Hierarchical LP Design 2

Why a top-down approach wins for coding the power intent file in a complex, low-power SoC design.


By Luke Lang
Last month, I discussed two key features of the Common Power Format (CPF) that support hierarchical design methodology: boundary port and macro model. These are commands that need to be written to describe the power intent and drive the tools. Without these commands, it is extremely difficult to do hierarchical design. But with these commands, hierarchical power intent files are not always easy to write and will need tool support.

For a hierarchical LP design, one of the first decisions that we must make is whether to code the power intent file in a top-down or bottom-up fashion. In a top-down flow, the full-chip power intent is first coded and verified (through LP structural and functional checks). After successful verification, the full-chip power intent is partitioned and written out for each sub-block. The block designers take these block-level power intent files and implement the sub-blocks. In a bottom-up flow, the block-level power intent is first coded. After that, the full-chip power intent is formed by merging all the block-level power intent files.

I firmly believe that top-down is the right way to go. First, coding the full-chip power intent is much easier than the block-level power intent. We don’t need to deal with the boundary ports of the internal power domains. We only need to specify isolation or level shifter rules between power domains and not have to worry about exactly how many nets are crossing these domain boundaries. With today’s design complexity, a sub-block can easily have more than 10K ports. Does anyone in his/her right mind want to trace these ports and manually determine the power domains (boundary ports)?

Second, in a top-down flow, the full-chip power intent has already been verified. Any block-level power intent generated/derived from this known-good full-chip power intent must also be golden to drive the sub-block implementation. In a bottom-up flow, not only is the block-level power intent difficult to code, we also must also go through several iterations of merging and verifying of the full-chip power intent. For example, if we specified an incorrect boundary port at the block level, there is no way we can verify and debug this until we interface with the other blocks’ power intent.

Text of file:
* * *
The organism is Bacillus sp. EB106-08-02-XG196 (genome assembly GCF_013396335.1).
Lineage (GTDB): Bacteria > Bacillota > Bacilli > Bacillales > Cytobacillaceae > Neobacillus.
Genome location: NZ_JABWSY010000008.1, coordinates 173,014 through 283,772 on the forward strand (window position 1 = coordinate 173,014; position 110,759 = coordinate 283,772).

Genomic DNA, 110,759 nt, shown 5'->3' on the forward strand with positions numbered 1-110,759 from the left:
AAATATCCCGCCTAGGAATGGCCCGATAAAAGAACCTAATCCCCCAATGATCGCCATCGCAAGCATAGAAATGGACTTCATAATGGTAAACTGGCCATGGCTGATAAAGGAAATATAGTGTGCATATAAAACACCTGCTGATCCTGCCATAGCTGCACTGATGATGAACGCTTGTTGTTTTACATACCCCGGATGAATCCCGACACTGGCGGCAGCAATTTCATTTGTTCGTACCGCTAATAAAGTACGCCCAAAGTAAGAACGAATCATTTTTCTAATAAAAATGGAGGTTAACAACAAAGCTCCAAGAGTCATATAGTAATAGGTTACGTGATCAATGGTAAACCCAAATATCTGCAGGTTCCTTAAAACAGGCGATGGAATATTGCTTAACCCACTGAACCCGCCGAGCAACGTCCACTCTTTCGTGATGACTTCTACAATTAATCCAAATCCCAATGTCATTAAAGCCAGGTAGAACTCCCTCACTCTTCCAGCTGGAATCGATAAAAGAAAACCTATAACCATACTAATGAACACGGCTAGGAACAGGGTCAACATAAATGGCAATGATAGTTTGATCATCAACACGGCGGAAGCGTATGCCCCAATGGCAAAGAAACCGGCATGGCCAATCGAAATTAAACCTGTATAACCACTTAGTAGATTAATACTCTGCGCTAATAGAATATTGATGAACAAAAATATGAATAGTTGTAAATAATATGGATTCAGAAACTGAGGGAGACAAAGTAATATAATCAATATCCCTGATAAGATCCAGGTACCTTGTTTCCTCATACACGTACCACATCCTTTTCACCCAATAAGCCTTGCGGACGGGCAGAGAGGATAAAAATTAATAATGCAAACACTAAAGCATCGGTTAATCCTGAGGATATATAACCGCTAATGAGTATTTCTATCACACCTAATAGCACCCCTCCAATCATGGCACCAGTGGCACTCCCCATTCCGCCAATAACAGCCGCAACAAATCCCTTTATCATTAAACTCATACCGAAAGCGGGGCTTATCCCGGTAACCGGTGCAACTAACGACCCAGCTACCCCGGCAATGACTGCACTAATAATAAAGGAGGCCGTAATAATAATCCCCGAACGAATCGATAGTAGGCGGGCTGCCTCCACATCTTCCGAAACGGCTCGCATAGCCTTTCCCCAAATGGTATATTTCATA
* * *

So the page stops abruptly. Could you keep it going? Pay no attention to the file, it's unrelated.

If I have not convinced you by now, your next question will surely be something like, ‘You have to code the block-level power intent anyway for the block designers.’ This is where the tool support comes in. With a full-chip power intent and the design (RTL or netlist), a tool should be able to trace the design, establish the power domains, and write out the block-level power intent automatically. It can figure out all the boundary ports, where isolation rules should be specified, etc. This is very similar to characterizing timing of a sub-block and writing out a block-level SDC. And this has been used by many design teams for a long time.

In reality, today’s LP designs are far too complex and highly integrated to use a purely top-down flow. These designs use a wide variety of LP IP blocks that are described by macro models. The chip-level power intent must instantiate these macro models, which has some bottom-up flavor. Since these macro models are usually pre-written and pre-verified, we will not complicate the issue.

So, are there designers that use the bottom-up flow? Yes, because they don’t have the tool to help them partition the full-chip power intent. But if you look closely, they have already done a full-chip power intent either in their head or on some drawing. It is just not possible to code a block-level power intent without a full-chip power intent in one form or another.

–Luke Lang is a senior product engineering manager at Cadence.